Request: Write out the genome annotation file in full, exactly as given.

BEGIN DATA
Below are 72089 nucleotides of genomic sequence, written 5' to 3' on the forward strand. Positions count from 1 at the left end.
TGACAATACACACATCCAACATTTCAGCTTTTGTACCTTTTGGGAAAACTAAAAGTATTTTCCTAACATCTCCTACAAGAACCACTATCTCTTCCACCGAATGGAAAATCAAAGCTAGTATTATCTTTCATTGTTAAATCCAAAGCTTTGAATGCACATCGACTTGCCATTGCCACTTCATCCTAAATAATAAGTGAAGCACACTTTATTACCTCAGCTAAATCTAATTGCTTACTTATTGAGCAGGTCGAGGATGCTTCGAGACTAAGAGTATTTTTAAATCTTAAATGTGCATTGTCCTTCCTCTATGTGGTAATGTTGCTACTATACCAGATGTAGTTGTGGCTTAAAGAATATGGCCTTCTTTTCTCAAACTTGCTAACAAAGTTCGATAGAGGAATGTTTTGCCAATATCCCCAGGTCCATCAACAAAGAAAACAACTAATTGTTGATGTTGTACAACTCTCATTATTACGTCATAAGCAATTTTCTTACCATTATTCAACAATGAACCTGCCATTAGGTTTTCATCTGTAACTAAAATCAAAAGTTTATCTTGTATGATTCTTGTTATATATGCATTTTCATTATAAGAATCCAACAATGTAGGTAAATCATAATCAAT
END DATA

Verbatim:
Below are 72089 nucleotides of genomic sequence, written 5' to 3' on the forward strand. Positions count from 1 at the left end.
TGACAATACACACATCCAACATTTCAGCTTTTGTACCTTTTGGGAAAACTAAAAGTATTTTCCTAACATCTCCTACAAGAACCACTATCTCTTCCACCGAATGGAAAATCAAAGCTAGTATTATCTTTCATTGTTAAATCCAAAGCTTTGAATGCACATCGACTTGCCATTGCCACTTCATCCTAAATAATAAGTGAAGCACACTTTATTACCTCAGCTAAATCTAATTGCTTACTTATTGAGCAGGTCGAGGATGCTTCGAGACTAAGAGTATTTTTAAATCTTAAATGTGCATTGTCCTTCCTCTATGTGGTAATGTTGCTACTATACCAGATGTAGTTGTGGCTTAAAGAATATGGCCTTCTTTTCTCAAACTTGCTAACAAAGTTCGATAGAGGAATGTTTTGCCAATATCCCCAGGTCCATCAACAAAGAAAACAACTAATTGTTGATGTTGTACAACTCTCATTATTACGTCATAAGCAATTTTCTTACCATTATTCAACAATGAACCTGCCATTAGGTTTTCATCTGTAACTAAAATCAAAAGTTTATCTTGTATGATTCTTGTTATATATGCATTTTCATTATAAGAATCCAACAATGTAGGTAAATCATAATCAAT